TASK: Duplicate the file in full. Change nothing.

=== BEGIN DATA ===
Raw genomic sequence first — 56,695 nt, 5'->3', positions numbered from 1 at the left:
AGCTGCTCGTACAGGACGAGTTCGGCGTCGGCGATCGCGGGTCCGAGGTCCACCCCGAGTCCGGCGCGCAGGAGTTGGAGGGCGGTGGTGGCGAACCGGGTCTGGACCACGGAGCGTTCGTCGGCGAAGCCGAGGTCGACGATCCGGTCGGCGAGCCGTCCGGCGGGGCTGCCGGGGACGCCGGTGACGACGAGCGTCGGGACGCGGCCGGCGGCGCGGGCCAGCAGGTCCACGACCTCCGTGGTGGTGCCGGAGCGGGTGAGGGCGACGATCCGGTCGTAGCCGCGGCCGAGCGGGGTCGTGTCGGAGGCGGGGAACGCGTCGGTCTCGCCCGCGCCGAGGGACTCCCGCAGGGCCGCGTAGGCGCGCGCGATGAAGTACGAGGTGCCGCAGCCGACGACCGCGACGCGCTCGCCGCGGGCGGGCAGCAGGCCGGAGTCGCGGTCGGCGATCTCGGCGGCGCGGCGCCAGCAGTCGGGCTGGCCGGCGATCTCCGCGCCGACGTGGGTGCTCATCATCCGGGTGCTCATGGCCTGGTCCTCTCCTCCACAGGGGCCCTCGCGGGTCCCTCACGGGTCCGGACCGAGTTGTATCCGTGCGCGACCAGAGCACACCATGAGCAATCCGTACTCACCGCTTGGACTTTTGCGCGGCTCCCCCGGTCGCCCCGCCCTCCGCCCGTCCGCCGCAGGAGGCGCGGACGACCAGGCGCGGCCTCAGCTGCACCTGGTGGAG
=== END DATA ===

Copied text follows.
Raw genomic sequence first — 56,695 nt, 5'->3', positions numbered from 1 at the left:
AGCTGCTCGTACAGGACGAGTTCGGCGTCGGCGATCGCGGGTCCGAGGTCCACCCCGAGTCCGGCGCGCAGGAGTTGGAGGGCGGTGGTGGCGAACCGGGTCTGGACCACGGAGCGTTCGTCGGCGAAGCCGAGGTCGACGATCCGGTCGGCGAGCCGTCCGGCGGGGCTGCCGGGGACGCCGGTGACGACGAGCGTCGGGACGCGGCCGGCGGCGCGGGCCAGCAGGTCCACGACCTCCGTGGTGGTGCCGGAGCGGGTGAGGGCGACGATCCGGTCGTAGCCGCGGCCGAGCGGGGTCGTGTCGGAGGCGGGGAACGCGTCGGTCTCGCCCGCGCCGAGGGACTCCCGCAGGGCCGCGTAGGCGCGCGCGATGAAGTACGAGGTGCCGCAGCCGACGACCGCGACGCGCTCGCCGCGGGCGGGCAGCAGGCCGGAGTCGCGGTCGGCGATCTCGGCGGCGCGGCGCCAGCAGTCGGGCTGGCCGGCGATCTCCGCGCCGACGTGGGTGCTCATCATCCGGGTGCTCATGGCCTGGTCCTCTCCTCCACAGGGGCCCTCGCGGGTCCCTCACGGGTCCGGACCGAGTTGTATCCGTGCGCGACCAGAGCACACCATGAGCAATCCGTACTCACCGCTTGGACTTTTGCGCGGCTCCCCCGGTCGCCCCGCCCTCCGCCCGTCCGCCGCAGGAGGCGCGGACGACCAGGCGCGGCCTCAGCTGCACCTGGTGGAG